You probably know the basic installation instructions for Liferay Bundles: „unzip and run startup.sh“ - with this you get to a working Liferay installation in a minute. It will run with all defaults - which might not be what you want in production.
This is part 4 of a series. Start with part 1 for "Introduction, Basics and Operating System Level", continue with part 2, "Liferay's configuration", part 3, "Port issues and http/https" and come back here. You might also want to check if more chapters are already available.
Browsing around the web, I see recommendations for tomcat's "manager" application all over. Yes, it's convenient. It also opens you up to attacks if that's available from the web. Whatever administrative UI you have installed on your production server, you might want to uninstall - or at least firewall to be available from specific networks only. This not only includes tomcat's manager (or related interfaces) but also phpmyadmin or whatever you use to maintain your database. I'd expect that this is not necessary to mention, but sadly it is.
If you rely on these components to be available, at least protect them with Apache (see chapter 3) and block access unless it's coming from trusted networks.
In chapter 1 we set up Tomcat and changed the owner and permissions on the various files. You can extend this and look at the "soften" and "harden" options of the service starter script. As long as you don't expect any new deployments, it's good practice to have nothing but tomcat's temp, log and work directory writable by tomcat. Keep in mind that some of Liferay's "data" folder also needs to be writable, if you didn't change the locations of document library or lucene search index.
In addition, you might want to run your server within a java sandbox. For the server this will be really hard to achieve. As far as I know there's no policy file template that you could use as a starting point. However, there's help: You can run Liferay with a security manager, so that it runs plugins within a security manager. The plugins will have to be prepared for this, but you can mandate it for the applications that run on your server. See the Marketplace Developer Guides for more information on enabling security manager in plugins, called PACL.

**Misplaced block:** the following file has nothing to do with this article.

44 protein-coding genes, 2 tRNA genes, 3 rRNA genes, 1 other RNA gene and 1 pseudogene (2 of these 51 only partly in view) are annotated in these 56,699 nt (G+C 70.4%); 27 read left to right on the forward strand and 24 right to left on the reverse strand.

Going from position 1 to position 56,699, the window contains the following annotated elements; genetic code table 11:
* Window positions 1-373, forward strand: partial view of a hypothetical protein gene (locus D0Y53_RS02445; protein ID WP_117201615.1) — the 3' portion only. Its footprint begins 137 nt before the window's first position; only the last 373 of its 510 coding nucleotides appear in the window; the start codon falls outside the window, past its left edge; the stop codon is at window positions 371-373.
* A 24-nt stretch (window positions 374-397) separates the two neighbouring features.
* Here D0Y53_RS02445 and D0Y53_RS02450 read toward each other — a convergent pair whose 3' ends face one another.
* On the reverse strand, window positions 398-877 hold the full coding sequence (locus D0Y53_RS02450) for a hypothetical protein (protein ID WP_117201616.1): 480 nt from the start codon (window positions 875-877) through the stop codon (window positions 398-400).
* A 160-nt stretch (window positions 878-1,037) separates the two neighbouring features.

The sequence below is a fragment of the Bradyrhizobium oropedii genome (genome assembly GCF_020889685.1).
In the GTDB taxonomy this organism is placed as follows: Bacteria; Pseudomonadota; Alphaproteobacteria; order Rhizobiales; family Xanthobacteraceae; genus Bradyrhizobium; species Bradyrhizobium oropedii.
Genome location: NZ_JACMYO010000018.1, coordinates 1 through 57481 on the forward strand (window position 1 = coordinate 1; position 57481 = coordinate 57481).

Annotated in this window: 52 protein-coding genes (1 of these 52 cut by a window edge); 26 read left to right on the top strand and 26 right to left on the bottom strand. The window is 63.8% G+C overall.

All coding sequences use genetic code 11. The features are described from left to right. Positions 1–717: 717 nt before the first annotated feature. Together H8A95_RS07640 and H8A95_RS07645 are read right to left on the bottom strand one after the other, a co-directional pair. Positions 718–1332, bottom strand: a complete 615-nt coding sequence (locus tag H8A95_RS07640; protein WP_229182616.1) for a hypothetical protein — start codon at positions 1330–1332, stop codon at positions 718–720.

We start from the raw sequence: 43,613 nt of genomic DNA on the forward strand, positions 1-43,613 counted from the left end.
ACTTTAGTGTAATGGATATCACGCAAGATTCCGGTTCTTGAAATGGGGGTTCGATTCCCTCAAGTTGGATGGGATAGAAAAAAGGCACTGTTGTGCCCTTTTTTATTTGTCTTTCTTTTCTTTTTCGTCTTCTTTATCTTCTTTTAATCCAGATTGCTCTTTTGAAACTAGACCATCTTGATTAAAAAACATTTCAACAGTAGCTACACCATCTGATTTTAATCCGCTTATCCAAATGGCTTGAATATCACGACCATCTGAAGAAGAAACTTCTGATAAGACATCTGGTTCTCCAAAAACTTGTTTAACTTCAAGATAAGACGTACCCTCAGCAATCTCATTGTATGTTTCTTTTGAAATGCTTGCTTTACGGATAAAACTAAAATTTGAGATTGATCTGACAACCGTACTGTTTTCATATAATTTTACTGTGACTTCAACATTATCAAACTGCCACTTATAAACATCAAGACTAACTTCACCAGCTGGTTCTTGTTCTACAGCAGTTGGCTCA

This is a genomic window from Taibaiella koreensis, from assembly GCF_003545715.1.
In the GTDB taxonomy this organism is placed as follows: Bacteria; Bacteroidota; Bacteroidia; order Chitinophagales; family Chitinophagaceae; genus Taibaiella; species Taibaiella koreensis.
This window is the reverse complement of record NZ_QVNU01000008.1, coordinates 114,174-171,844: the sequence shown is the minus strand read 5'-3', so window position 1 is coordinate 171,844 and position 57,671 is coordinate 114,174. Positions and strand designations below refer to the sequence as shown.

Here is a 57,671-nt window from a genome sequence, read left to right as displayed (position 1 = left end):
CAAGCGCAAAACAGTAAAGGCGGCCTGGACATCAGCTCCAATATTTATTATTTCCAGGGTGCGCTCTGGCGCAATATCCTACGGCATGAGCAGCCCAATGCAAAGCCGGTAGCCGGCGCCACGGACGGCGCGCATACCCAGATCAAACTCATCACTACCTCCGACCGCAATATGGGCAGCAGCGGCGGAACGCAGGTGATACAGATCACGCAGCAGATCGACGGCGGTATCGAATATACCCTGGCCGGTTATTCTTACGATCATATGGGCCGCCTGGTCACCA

Patrick Wolf commented on chapter 1: Why not use your Linux distribution version of tomcat and install Liferay as a WAR archive on top of it? This will give you all updates to the appserver, while you have to maintain Liferay on your own. It will also solve logrotate issues, run as an unprivileged user by default etc. - And he's right. I've documented how to use the bundle just because it looks like everybody is using it and thought that these instructions are understood as "relevant" for this situation. The proper way to do it is what he suggests. You'll get your distribution's updates to tomcat with this. And as a side effect, Logrotation typically has also been implemented. Keeping your filesystems from overflowing is somewhat security related.
For EE customers, there's also an option to get a supported version of Tomcat. For users of other application servers: Keep an eye on your product. As this is outside of Liferay, we kindly ask you to keep overview over your platform yourself.
The installation of a WAR distribution of Liferay is well documented in the User's Guide (here for tomcat)
if you're on Liferay EE, Liferay Cloud Services has some nice UI to keep you informed about updates that you can install. This way you're not missing out on any available fix - general improvement or security issue. Administering a web application should always mandate to keep it up to date. On EE you will get security advisories automatically. On CE you should subscribe to the Community Security Updates.
You might wonder why I'm listing SSO under security, not under general installation tipps. Well, there's one really neat aspect on a system composed from SSO, LDAP and Liferay: The user's passwords are never known by Liferay, thus they can't get lost in case any appserver or Liferay security issue would allow access to the underlying hash values.
I think IDS (Intrusion Detection Systems) and similar firewalls are out of scope for this blog series. You'll know if you need them - and then it's typically not because of Liferay but because of your overall security policy. I'll not cover all aspects of your security - still: pay attention to who has physical access to your server
Will there be more? The more input I get, the more I can add and update this series. Security isn't a state, it's a process. Potentially there's no limit to how long this can go. Watch out for future Radio Liferay episodes on DevOps and other related topics.